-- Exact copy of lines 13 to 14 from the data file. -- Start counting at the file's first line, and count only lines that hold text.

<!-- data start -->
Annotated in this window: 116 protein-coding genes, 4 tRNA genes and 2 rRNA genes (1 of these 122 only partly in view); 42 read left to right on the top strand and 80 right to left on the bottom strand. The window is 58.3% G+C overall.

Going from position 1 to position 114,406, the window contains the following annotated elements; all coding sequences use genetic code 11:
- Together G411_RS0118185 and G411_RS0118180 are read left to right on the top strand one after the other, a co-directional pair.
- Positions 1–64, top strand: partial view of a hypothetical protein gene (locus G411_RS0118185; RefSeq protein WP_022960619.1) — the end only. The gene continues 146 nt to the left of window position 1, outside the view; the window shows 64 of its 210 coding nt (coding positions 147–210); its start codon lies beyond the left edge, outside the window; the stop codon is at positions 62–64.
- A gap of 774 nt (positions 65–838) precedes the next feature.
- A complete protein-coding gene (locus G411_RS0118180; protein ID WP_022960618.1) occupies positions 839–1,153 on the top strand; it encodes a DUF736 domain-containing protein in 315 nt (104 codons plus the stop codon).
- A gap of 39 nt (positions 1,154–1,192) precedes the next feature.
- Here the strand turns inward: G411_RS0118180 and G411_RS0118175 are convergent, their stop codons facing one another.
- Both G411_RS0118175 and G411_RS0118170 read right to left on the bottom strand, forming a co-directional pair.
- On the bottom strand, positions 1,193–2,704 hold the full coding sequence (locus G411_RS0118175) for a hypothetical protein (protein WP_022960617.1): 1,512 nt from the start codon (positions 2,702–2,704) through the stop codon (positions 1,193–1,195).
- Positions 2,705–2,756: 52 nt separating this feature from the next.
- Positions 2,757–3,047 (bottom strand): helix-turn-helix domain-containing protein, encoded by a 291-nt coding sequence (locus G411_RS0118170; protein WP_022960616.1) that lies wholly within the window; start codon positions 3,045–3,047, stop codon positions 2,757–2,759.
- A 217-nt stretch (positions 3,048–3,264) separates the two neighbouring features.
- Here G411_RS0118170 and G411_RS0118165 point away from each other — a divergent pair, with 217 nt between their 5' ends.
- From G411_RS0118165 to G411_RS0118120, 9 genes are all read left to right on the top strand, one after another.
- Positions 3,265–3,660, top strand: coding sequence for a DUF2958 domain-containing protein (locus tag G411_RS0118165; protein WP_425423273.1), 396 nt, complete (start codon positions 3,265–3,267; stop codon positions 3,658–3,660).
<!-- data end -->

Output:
- A 217-nt stretch (positions 3,048–3,264) separates the two neighbouring features.
- Here G411_RS0118170 and G411_RS0118165 point away from each other — a divergent pair, with 217 nt between their 5' ends.